he says, someone will think it’s wrong.” Now, you have to understand that the Pharisees were very religious, pious, observant Jews who almost certainly opposed the Roman occupation. The Herodians supported Herod, who was a puppet-king under Rome. They didn’t agree on much except that they all hated Jesus – the Pharisees for religious reasons and the Herodians for political reasons.
Their idea was that if Jesus said they should pay the tax, devout people and those who opposed Rome would be mad. If he said they shouldn’t pay the tax, great – they’d report him to the IRS. Well, you already know what he said. What surprised me was that this incident took place on Tuesday of Holy Week.
15, 20 Then the Pharisees went and consulted together how they might entrap Him in His conversation. So, after impatiently watching their opportunity, they sent spies who were to act the part of good and honest men, that they might fasten on some expression of His, so as to hand Him over to the ruling power and the Governor’s authority.
Matthew 22:23-25, Mark 12:21-24, Luke 20:34-36, Mark 12:26-27, Matthew 22:33, Luke 20:39-40, A question about resurrection (8/22/14)
16-17 So they sent to Him their disciples together with the Herodians; who said, “Teacher, we know that you are truthful and that you faithfully teach God’s truth; and that no fear of man misleads you, for you are not biased by men’s wealth or rank. Give us your judgment therefore: is it allowable for us to pay a poll-tax to Caesar, or not?”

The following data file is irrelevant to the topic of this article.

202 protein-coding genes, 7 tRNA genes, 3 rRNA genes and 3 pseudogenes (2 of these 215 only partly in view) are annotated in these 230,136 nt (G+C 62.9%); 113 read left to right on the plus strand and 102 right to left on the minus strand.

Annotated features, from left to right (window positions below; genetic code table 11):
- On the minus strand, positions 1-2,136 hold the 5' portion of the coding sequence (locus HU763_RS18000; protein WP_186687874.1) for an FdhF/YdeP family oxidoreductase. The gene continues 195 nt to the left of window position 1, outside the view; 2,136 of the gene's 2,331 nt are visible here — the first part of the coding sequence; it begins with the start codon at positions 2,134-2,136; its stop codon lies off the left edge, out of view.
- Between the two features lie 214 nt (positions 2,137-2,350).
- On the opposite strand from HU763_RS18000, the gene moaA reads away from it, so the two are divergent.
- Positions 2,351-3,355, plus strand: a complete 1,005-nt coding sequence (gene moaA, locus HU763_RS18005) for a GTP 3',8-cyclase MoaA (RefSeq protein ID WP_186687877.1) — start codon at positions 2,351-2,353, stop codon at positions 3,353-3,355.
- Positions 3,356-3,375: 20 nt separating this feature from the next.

18-19 Perceiving their wickedness, Jesus replied, “Why are you hypocrites trying to ensnare me? Show me the tribute coin.”
And they brought Him a shilling.
20 “Whose likeness and inscription,” He asked, “is this?”
21 “Caesar’s,” they replied.
“Pay therefore,” He rejoined, “what is Caesar’s to Caesar; and what is God’s to God.”
22a, 26, 22b. They heard this, and were astonished. There was nothing here that they could lay hold of before the people, and marveling at His answer they said no more. They left Him, and went their way.
The Sadducees didn’t believe in the resurrection, angels, or spirits (Acts 23:8). As near as I can tell, they believed in political power (Acts 5:17). Seeing that the Pharisees and Herodians are getting nowhere, the Sadducees say to themselves, “Everyone thinks Jesus is such a hotshot rabbi, let’s force him to admit that resurrection is inconsistent with the Law of Moses (Deuteronomy 25:5-6).” Jesus turns the tables on them, showing from the Law of Moses (Exodus 3:6) that they are ignorant of what the scripture says about death and life in God. It’s Tuesday of Holy Week, and the lesson is that politicians should never argue with a rabbi about scripture.